In order to raise awareness of the staggering injustices, oppression and mass poverty that plague many Indian informal settlements (referred to as slum), Katherine Boo’s novel, Behind the Beautiful Forevers, unveils stories of typical life in a Mumbai slum. There are discussions on topics surrounding gender relations, environmental issues, corruption, religion, and class hierarchies, as well as demonstrating India’s level of socioeconomic development. Encompassing this, the following paper will argue that Boo’s novel successfully depicts the mass social inequality within India. With Indian cities amongst the fastest growing economies in South East Asia, it is difficult to see evidence of this in the individual well-being of the vast majority of the nation. With high unemployment rates, the expansion of informal settlements and the neglect of basic human rights, one of India’s megacities, Mumbai, is a good representation of these social divisions.
From the outset, I have to say that “The Catcher in the Rye” by J.D. Salinger has been one of the most important and influential pieces of literature I have ever read. At its core, the book is a superb coming of age novel which discusses several extremely powerful themes such as the difficulties of growing up, teenage angst and alienation and the superficiality, hypocrisy and pretension of the adult world. These themes resonated deeply with me and were portrayed excellently through the use of powerful symbolism and the creation of highly relatable and likable characters. One such character is Holden Caulfield whom the story both revolves around and is narrated by.
The Constant Gardener by John le Carré is an unusual novel in many respects. Combining the suspense and thrill of the espionage novel for which le Carré is justly famous, it exhibits, perhaps for the first time, the author’s deep-rooted humanism especially at the suffering of the less privileged living in the Third World countries among whom Africa ranks first. Though the novel could have easily slipped into some sort of sentimentality, le Carré has supported it with a mass of well-researched details which go to make up, with a great deal of authenticity, this narrative of exploitation and betrayal and blind profiteering from the sufferings of others. It lays bare the machinations and structures of monolithic corporations which manage to penetrate even such edifices like the WHO. The power of these global corporations transcend geographical boundaries and in today’s world of commerce they wield a power greater than that of governments and even policies of governments are made manipulable by the nexus that exists between the politicians, bureaucrats and the businessmen. This is a novel especially relevant to any Third World country which is dependent on the largesse of the developed nations.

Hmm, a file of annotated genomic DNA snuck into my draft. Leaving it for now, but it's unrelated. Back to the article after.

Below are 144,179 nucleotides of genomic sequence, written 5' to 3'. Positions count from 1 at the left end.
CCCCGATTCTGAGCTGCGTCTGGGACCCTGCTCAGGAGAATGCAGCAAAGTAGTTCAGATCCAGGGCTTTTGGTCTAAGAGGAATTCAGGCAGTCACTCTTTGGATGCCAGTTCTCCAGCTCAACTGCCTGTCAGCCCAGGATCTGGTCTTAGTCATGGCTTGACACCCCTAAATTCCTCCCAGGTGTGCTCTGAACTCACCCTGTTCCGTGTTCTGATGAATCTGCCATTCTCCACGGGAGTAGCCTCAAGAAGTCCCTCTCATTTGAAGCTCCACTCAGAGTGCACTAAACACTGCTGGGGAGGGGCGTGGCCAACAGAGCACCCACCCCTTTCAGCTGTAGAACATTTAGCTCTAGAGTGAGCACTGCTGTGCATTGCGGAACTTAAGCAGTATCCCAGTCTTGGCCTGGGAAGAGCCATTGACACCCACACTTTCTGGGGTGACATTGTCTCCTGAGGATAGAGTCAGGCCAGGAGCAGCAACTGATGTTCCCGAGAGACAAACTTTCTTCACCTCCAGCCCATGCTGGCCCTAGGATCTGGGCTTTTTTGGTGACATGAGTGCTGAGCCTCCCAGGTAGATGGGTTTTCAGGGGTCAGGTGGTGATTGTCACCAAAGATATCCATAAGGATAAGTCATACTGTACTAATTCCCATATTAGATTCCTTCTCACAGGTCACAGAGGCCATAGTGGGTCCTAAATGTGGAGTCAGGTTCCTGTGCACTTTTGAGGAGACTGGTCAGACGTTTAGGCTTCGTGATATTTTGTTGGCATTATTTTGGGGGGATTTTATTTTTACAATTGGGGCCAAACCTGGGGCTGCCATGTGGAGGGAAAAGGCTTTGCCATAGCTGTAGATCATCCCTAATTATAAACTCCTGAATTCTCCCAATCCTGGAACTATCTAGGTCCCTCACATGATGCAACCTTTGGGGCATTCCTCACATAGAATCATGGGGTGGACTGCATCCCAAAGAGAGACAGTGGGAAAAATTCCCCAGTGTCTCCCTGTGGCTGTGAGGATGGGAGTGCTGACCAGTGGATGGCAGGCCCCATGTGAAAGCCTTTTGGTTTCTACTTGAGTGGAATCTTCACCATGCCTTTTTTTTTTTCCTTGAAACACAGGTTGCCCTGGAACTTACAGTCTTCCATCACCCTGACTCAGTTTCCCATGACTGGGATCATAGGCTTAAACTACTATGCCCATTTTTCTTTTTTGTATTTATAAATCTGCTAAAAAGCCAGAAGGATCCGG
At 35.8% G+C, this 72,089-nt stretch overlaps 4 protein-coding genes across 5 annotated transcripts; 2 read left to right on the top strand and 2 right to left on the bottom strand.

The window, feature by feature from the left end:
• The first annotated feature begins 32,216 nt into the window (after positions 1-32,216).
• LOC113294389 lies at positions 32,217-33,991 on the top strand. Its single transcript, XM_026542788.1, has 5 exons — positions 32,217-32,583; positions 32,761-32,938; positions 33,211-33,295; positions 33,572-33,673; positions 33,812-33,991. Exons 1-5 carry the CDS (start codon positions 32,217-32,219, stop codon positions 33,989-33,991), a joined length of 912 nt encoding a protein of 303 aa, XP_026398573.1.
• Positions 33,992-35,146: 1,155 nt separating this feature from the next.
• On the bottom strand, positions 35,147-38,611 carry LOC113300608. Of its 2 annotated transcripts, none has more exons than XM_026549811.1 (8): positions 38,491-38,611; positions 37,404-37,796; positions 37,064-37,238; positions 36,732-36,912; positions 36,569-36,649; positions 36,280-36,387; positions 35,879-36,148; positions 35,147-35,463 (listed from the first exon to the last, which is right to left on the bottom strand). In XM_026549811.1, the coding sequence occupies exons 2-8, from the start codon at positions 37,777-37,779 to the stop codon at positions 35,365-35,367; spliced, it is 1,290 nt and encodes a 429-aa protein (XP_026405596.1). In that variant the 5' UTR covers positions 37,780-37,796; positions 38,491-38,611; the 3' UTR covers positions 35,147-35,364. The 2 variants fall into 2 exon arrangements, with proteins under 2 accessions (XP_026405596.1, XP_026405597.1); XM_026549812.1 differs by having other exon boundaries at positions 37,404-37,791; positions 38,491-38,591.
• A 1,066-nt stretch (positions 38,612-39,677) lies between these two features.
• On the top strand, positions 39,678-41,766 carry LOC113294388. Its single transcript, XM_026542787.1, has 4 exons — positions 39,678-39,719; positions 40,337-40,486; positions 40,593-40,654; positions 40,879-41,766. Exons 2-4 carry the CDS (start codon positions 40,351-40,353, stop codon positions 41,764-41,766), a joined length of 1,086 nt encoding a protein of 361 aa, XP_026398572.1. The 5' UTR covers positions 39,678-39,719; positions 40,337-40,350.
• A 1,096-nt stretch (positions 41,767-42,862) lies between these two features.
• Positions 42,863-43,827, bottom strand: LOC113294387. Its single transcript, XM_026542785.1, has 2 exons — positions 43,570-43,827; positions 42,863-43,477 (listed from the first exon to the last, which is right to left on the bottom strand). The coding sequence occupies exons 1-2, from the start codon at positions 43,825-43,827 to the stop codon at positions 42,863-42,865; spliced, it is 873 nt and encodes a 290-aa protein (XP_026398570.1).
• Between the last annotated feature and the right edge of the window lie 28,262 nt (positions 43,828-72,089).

Usually considered a controversial novel The Catcher in the Rye by J.D. Salinger can often express the feelings of being an outcast and the desire to find a meaning in the world. Holden Caulfield, the protagonist of the novel, though often complains of the phoniness of the world around him, has a way of creating a deeper meaning within the readers. While the truth may be that Salinger purposely set the story in such a way that the readers will be able to connect with Holden, not often do readers find it easy to do so. While Holden believes that everything around him are wicked and phony, there is part of him trying to protect the innocence of those not corrupted by such phoniness. Although Holden wants to protect and save the innocence of children, can he really do so if cannot protect himself and trust those around him. Though Holden believes the world around him is phony and wicked, and while he wants to be the catcher in the rye, catching those who will fall over cliff; Holden does not only want to save those children but he also wants to save himself.
The Neverending Story is a famous classic novel about a boy’s adventure in a book, written by Michael Ende. The author Ende was born in 1929 in Garmisch Partenkirchen in Germany to Luise and Edgar Ende. His father was an artist, and when his work did not take off, the whole family moved to Munich in 1939, hoping his work would prosper. However, soon, World War II started, and although Ende was able to avoid going in the Hitler Youth by enrolling at a nearby SA riding school, he could not evade the bombings of the war. He experienced an air raid in Munich as well as the Hamburg bombing in 1943, which traumatized him, and affected his later on views of the world greatly. After the war, Ende studied art, theatre, and literature, and worked variously as an actor, director, etcetera before becoming an author. The beginning of his